Excerpt: Padma Viswanathan’s The Ever After of Ashwin Rao
Set 20 years after the 1985 Air India bombing, Padma Viswanathan’s Giller-nominated novel borrows from real life in following Indian psychologist Ashwin Rao, who returns to Canada to interview others who lost family members during the terrorist attack. Read Quill & Quire’s review.
9 June, 2004
AT THREE IN THE MORNING,
New Delhi’s air is mostly remnants. This is its quietest hour, though the city is not still. The sounds of night business concluding, morning business being prepared, all sorts of shrouded transactions: these carry. But the air itself is nostalgic with acrid exhaust, cookstove smoke, the dying breaths of jasmine and bougainvillea breaking down into each other, night exhaling the prior day.
Please excuse: poetic lapse. I orient by smell. The night-scent excited me as I locked my door and ascended, then stopped, descended and re-entered the flat to check again: taps off, windows locked, no food anywhere. I don’t normally second-guess this way—I have many neuroses, just not this one—but I would be away in Canada for a year. I would leave my key with a fellow resident but didn’t want to leave her a reason to use it.
I locked the door again, and went upstairs to lay the key in its envelope on Vijaya’s threshold. She was a widow I barely considered a friend, particularly since she wanted to be more than that. Fetching my bag from the landing, I trotted briskly down the stairs, across the courtyard and into the carport, clicking my tongue for the cat. Dirty-orange fur, three rickety legs, strangely swollen jowls; it slunk around as though hoping to be hit.
I put out last night’s take-away, lamb biryani, at the usual spot. I had never wanted to keep a pet, but was overcome by the urge to feed the patchy creature. A memory knocked. My nephew, Anand, at six months maybe. When do they start with the pabulum? My sister, Kritika, was feeding him. She called me over—“Watch, Ashwin!”—as she lifted the little spoon toward his face and he opened his mouth, SO wide, his head bobbing a little, the eyes so serious, as though this were a contract he had agreed to fulfill: survival. My sister and I laughed until our sides hurt.
And two years after Anand came my niece, Asha.
Asha, my Asha. The child of my life. Sometimes I thought I recalled a whisper of her smell—green grapes and the pages of books; perhaps a hint of nutmeg?—but even the motion of my mind turning toward it fanned it away.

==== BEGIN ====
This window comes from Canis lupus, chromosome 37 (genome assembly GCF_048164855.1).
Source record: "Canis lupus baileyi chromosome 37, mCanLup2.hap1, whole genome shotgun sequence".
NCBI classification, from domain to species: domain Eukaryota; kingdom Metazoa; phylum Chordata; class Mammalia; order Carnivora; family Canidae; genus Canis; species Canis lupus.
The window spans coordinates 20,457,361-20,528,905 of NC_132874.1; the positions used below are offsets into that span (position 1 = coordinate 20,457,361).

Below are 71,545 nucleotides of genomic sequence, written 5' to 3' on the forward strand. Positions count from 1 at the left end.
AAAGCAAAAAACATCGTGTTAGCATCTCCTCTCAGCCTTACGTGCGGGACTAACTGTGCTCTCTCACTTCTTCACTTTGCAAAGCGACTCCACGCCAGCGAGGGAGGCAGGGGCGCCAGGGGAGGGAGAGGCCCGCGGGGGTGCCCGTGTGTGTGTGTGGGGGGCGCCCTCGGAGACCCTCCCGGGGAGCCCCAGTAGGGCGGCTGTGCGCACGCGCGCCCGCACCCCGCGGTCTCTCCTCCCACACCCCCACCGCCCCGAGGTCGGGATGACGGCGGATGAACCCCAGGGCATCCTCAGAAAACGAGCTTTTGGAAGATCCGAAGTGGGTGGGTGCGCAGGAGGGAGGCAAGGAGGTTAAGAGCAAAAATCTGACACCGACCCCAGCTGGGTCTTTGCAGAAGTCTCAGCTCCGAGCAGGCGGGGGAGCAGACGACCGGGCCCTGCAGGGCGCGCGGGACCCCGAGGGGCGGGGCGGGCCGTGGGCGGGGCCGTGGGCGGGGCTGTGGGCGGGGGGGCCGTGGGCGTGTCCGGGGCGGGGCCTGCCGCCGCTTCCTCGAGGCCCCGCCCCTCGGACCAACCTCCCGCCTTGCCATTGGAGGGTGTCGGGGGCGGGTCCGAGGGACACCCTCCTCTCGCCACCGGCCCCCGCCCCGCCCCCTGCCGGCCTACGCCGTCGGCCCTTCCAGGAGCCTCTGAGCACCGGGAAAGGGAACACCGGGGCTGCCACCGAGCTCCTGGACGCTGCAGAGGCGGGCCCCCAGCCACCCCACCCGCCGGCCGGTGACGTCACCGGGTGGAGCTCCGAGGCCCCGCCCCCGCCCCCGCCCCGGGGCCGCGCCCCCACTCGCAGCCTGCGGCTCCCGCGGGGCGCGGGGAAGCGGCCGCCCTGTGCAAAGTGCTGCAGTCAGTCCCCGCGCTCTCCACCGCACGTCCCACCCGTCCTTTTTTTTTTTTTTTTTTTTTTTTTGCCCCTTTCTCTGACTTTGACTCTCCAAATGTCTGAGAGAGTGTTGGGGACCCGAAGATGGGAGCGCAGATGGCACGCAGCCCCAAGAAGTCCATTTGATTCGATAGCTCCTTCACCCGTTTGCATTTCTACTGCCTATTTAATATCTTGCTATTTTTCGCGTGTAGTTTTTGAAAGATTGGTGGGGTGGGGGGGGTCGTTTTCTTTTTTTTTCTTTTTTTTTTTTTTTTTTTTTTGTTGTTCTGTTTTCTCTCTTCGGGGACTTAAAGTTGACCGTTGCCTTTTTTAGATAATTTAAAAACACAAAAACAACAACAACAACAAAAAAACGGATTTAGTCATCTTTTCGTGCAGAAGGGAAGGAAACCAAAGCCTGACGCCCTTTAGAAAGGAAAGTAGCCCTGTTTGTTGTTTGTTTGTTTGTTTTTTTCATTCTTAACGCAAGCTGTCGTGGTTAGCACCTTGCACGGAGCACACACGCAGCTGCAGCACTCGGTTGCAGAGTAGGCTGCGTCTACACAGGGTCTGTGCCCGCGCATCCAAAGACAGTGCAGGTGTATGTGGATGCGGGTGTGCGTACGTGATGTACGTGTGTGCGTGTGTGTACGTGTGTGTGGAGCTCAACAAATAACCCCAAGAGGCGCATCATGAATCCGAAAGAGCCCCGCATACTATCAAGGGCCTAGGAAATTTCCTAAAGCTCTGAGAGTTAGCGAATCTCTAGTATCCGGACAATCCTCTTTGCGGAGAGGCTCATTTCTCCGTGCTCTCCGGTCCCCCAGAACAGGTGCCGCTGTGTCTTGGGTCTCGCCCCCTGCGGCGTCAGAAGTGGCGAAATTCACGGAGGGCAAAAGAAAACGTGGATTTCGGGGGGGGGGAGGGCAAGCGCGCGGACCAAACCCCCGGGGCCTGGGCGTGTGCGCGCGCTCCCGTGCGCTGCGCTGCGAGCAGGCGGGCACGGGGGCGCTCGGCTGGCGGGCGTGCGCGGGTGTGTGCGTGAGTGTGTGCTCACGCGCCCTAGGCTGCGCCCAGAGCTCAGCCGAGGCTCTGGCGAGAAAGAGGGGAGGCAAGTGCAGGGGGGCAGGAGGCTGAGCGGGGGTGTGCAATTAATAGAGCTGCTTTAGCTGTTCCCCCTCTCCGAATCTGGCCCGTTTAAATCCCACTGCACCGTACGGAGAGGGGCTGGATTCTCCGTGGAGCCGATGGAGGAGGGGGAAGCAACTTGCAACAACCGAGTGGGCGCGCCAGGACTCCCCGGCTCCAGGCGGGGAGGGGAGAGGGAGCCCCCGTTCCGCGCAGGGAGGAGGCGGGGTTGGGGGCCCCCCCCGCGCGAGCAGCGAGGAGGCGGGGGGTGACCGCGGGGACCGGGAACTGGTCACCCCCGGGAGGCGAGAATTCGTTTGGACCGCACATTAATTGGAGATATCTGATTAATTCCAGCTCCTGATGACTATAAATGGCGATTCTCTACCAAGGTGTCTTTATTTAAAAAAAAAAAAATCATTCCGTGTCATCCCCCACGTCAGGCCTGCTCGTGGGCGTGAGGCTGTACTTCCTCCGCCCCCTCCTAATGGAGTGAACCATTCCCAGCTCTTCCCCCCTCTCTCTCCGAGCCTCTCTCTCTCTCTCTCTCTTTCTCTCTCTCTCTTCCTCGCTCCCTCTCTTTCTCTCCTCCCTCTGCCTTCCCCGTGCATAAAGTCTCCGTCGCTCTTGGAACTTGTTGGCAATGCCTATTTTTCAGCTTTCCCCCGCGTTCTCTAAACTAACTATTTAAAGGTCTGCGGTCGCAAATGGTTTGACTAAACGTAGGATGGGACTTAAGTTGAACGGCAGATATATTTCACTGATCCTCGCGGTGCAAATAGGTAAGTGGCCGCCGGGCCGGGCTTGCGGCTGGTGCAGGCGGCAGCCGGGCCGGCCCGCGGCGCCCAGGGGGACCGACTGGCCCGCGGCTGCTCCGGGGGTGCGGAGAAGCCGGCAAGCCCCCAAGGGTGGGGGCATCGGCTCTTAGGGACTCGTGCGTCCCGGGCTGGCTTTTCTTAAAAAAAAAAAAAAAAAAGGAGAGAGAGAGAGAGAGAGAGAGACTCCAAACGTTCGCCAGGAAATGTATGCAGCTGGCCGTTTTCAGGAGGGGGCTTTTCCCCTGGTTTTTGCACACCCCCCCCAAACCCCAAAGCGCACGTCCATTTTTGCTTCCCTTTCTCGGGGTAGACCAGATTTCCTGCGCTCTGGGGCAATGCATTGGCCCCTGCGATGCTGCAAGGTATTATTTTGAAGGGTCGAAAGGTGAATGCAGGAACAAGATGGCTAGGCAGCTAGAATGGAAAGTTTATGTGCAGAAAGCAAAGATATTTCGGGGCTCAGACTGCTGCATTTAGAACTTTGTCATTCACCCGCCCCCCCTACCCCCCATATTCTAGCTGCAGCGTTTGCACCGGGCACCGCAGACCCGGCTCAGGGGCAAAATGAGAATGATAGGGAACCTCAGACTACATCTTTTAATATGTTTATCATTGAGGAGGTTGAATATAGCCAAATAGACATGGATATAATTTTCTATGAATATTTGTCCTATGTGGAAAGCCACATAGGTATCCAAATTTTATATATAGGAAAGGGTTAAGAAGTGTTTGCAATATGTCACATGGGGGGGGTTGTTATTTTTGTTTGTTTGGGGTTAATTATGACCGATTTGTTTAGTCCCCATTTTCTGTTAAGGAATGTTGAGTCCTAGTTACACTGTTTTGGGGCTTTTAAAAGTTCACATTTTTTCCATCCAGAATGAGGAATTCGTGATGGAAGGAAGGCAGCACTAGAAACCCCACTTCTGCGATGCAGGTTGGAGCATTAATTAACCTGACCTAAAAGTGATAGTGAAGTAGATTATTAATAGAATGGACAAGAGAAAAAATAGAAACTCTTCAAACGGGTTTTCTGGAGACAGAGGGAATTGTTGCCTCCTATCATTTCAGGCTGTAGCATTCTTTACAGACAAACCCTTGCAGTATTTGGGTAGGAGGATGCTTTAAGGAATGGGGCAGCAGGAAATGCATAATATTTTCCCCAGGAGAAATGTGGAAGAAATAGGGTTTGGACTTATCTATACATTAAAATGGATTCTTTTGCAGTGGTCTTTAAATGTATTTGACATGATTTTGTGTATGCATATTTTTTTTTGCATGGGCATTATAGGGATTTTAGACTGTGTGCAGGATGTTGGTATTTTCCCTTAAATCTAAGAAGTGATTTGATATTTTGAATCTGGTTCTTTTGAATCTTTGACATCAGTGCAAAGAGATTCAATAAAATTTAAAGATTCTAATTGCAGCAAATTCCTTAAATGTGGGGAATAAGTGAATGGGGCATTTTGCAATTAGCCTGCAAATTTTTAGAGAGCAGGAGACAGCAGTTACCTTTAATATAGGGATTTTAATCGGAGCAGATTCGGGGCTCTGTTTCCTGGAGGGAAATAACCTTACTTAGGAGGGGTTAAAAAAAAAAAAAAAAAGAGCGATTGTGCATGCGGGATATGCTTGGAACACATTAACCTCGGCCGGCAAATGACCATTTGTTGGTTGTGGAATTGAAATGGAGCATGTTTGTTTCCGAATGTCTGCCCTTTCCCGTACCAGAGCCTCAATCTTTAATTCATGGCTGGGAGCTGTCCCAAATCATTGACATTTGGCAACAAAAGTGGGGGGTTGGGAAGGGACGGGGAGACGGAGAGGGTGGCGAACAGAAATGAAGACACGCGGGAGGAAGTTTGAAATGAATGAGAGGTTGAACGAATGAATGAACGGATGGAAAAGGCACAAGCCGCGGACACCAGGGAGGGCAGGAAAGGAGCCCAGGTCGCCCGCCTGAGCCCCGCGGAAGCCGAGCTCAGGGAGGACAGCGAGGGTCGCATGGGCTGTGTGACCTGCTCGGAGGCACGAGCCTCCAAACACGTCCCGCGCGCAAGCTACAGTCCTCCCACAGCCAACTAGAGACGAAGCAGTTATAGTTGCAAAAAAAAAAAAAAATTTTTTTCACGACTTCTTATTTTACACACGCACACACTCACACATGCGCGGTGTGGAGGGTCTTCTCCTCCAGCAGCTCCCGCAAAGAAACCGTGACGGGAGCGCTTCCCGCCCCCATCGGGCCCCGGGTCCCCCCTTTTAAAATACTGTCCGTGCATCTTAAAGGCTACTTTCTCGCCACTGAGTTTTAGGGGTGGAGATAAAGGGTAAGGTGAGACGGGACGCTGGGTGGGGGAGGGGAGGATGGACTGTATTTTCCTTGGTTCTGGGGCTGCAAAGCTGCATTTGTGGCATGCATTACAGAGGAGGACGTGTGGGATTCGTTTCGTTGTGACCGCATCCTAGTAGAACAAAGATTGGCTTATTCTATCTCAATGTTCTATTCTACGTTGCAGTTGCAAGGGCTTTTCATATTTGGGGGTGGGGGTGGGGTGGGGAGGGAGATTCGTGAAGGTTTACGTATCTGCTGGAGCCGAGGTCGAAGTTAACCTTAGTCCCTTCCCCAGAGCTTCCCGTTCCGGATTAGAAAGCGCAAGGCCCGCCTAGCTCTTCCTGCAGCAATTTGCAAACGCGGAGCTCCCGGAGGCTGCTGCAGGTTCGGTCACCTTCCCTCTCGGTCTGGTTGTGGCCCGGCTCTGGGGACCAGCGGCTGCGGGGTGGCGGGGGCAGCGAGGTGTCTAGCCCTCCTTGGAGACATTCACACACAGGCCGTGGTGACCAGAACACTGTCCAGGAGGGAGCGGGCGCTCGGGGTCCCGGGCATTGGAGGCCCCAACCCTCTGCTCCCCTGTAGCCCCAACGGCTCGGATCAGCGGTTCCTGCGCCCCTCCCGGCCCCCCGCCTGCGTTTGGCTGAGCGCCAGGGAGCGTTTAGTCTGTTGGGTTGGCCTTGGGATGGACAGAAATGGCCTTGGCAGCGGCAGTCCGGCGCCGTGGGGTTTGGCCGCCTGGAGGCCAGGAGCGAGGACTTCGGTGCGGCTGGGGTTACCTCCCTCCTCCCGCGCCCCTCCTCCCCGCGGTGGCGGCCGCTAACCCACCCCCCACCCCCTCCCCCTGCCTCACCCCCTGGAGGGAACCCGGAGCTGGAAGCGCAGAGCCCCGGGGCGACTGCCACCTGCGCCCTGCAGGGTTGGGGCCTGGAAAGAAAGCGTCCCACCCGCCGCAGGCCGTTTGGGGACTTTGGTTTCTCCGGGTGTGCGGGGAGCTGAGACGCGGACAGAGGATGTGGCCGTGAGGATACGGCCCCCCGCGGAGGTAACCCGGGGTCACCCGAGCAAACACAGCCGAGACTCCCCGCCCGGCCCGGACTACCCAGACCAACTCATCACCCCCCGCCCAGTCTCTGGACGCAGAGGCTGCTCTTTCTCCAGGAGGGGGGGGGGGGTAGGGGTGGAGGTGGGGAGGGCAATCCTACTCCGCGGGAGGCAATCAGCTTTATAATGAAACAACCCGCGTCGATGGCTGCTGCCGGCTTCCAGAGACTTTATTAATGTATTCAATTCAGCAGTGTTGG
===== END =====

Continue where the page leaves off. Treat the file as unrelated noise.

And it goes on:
The cat still hadn’t appeared and my auto-rickshaw was waiting. “Airport,” I told the driver, no good morning necessary. He had been, for fifteen years, my favourite among those at the corner rank—almost surly, always prompt. He tossed his beedi and unthrottled his engine.
Two weeks from today, June 23, would be the nineteenth anniversary of a jet bombing that killed 326 people I didn’t know, and three I did: Kritika, Anand, Asha. It had taken nearly eighteen years to drag two perpetrators into court. Last spring, April 2003, I had gone to Vancouver to witness the trial’s start. My first time back in Canada since 1985. A Screaming Reluctance to See It had battled in me with a Driving Compulsion to See It. Guess which won?
Victims’ families, along with various other concerned parties and/or gawkers, came from all over. They milled in the grand atrium at the provincial courthouse in Vancouver, their hot, thick optimism mingling with a slight steam from the bloodthirsty and giving me … what is it? When one’s skin crawls. The heebie-jeebies.
The atrium’s high, glass walls gave the all-too-obvious image of transparency. Kafka’s trial could never happen here. Glass houses: Canadians don’t throw stones. On the government side, the excitement was both more stately and more tawdry: press releases, security expenditures, and a bullet- and bomb-proof courtroom custom-built several circles of hell underground, down where the sun don’t shine.
Only two of the many hot-air buffoons allegedly involved in the bombing were standing trial. I would name them, but what’s in a name? I try to block their faces, but they rise in my mind’s eye. Specimens. Bad examples of their community, their race, their species. Bad men.
I felt the trial to be a sham and yet I had gone to see it. Why? And furthermore, Why?
Why a sham? Because it came so very late—and after so much had changed, from the political situations that fed the bomb plot to the security situations that permitted it—that it would do nothing to prevent future terrorist acts. The accused did not regret what they had done, but neither would they plant any other bombs.
But what of punishment? you might ask. I hated those men. I might gladly have punished them with my own hands, not that I have ever done such a thing. But for the government to mete out, what—justice? Hardly. No government in the world possessed a moral scepter weighty enough to flog these puny fellows.
Excerpted from THE EVER AFTER OF ASHWIN RAO by Padma Viswanathan. Copyright © Padma Viswanathan 2014. Published by Random House Canada, a division of Random House of Canada Limited, a Penguin Random House Company. Reproduced by arrangement with the Publisher. All rights reserved.